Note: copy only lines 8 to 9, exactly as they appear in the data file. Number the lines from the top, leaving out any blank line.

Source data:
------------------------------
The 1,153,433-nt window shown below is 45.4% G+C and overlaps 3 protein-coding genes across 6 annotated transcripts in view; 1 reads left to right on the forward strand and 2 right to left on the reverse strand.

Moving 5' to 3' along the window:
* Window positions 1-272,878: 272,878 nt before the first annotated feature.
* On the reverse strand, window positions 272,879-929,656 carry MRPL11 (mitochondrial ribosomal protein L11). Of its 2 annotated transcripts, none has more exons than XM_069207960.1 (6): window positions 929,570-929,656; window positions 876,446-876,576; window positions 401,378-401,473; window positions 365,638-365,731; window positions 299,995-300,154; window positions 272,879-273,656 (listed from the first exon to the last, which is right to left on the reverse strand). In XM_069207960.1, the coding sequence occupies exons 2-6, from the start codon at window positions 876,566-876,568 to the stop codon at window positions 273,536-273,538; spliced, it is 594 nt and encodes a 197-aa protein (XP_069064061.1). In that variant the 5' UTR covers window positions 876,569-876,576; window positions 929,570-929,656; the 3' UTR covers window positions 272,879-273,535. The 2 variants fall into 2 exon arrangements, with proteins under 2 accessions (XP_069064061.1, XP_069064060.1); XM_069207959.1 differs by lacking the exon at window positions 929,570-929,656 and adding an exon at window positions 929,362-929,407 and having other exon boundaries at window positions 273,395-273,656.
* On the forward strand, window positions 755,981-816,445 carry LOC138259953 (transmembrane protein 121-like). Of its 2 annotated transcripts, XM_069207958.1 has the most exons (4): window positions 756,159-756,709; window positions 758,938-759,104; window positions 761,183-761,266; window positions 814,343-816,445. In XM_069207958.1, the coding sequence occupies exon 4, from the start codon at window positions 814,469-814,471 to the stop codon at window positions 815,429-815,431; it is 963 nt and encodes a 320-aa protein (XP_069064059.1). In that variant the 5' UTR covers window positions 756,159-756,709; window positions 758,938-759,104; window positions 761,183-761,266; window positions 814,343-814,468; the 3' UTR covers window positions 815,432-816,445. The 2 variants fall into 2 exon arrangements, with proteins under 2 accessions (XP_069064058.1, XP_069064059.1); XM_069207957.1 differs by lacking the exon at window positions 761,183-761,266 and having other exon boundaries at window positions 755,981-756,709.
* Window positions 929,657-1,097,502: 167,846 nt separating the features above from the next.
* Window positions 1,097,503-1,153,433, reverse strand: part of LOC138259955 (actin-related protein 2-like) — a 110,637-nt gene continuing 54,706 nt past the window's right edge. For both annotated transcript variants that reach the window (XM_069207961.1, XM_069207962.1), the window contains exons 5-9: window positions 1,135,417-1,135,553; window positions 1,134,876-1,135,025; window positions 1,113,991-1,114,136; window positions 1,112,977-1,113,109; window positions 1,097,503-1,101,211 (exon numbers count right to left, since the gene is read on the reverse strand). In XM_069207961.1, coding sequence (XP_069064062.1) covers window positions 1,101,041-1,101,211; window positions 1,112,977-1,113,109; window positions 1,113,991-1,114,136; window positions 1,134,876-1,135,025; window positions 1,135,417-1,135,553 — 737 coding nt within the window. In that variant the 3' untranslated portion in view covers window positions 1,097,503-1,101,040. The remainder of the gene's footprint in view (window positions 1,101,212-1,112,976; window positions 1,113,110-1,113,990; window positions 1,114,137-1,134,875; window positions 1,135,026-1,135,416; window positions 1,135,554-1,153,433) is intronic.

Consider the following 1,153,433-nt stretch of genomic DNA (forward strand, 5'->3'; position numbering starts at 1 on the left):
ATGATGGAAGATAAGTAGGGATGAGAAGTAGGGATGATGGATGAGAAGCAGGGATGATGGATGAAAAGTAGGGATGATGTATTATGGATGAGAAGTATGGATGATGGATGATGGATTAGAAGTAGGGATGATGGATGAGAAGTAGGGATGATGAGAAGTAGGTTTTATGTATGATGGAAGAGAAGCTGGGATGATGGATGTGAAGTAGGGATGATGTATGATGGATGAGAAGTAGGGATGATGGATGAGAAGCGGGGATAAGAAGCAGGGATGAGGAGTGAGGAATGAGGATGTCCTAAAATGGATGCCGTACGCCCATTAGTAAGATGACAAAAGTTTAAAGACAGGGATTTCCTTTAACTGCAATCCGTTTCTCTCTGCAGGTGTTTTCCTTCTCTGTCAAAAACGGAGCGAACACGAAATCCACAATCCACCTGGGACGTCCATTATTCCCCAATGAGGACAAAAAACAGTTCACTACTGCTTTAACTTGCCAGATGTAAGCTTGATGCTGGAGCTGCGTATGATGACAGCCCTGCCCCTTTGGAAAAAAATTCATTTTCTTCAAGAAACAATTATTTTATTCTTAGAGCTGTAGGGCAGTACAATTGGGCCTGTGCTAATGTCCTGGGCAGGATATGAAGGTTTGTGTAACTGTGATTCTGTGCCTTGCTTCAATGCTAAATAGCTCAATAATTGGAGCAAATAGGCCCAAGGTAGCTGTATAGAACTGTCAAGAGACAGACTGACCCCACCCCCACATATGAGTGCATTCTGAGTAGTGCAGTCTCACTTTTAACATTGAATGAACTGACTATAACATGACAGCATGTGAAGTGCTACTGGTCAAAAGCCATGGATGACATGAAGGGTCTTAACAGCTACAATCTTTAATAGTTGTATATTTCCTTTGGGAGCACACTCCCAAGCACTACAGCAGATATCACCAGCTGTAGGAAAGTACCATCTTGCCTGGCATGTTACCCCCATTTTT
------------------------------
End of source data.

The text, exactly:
Consider the following 1,153,433-nt stretch of genomic DNA (forward strand, 5'->3'; position numbering starts at 1 on the left):
ATGATGGAAGATAAGTAGGGATGAGAAGTAGGGATGATGGATGAGAAGCAGGGATGATGGATGAAAAGTAGGGATGATGTATTATGGATGAGAAGTATGGATGATGGATGATGGATTAGAAGTAGGGATGATGGATGAGAAGTAGGGATGATGAGAAGTAGGTTTTATGTATGATGGAAGAGAAGCTGGGATGATGGATGTGAAGTAGGGATGATGTATGATGGATGAGAAGTAGGGATGATGGATGAGAAGCGGGGATAAGAAGCAGGGATGAGGAGTGAGGAATGAGGATGTCCTAAAATGGATGCCGTACGCCCATTAGTAAGATGACAAAAGTTTAAAGACAGGGATTTCCTTTAACTGCAATCCGTTTCTCTCTGCAGGTGTTTTCCTTCTCTGTCAAAAACGGAGCGAACACGAAATCCACAATCCACCTGGGACGTCCATTATTCCCCAATGAGGACAAAAAACAGTTCACTACTGCTTTAACTTGCCAGATGTAAGCTTGATGCTGGAGCTGCGTATGATGACAGCCCTGCCCCTTTGGAAAAAAATTCATTTTCTTCAAGAAACAATTATTTTATTCTTAGAGCTGTAGGGCAGTACAATTGGGCCTGTGCTAATGTCCTGGGCAGGATATGAAGGTTTGTGTAACTGTGATTCTGTGCCTTGCTTCAATGCTAAATAGCTCAATAATTGGAGCAAATAGGCCCAAGGTAGCTGTATAGAACTGTCAAGAGACAGACTGACCCCACCCCCACATATGAGTGCATTCTGAGTAGTGCAGTCTCACTTTTAACATTGAATGAACTGACTATAACATGACAGCATGTGAAGTGCTACTGGTCAAAAGCCATGGATGACATGAAGGGTCTTAACAGCTACAATCTTTAATAGTTGTATATTTCCTTTGGGAGCACACTCCCAAGCACTACAGCAGATATCACCAGCTGTAGGAAAGTACCATCTTGCCTGGCATGTTACCCCCATTTTT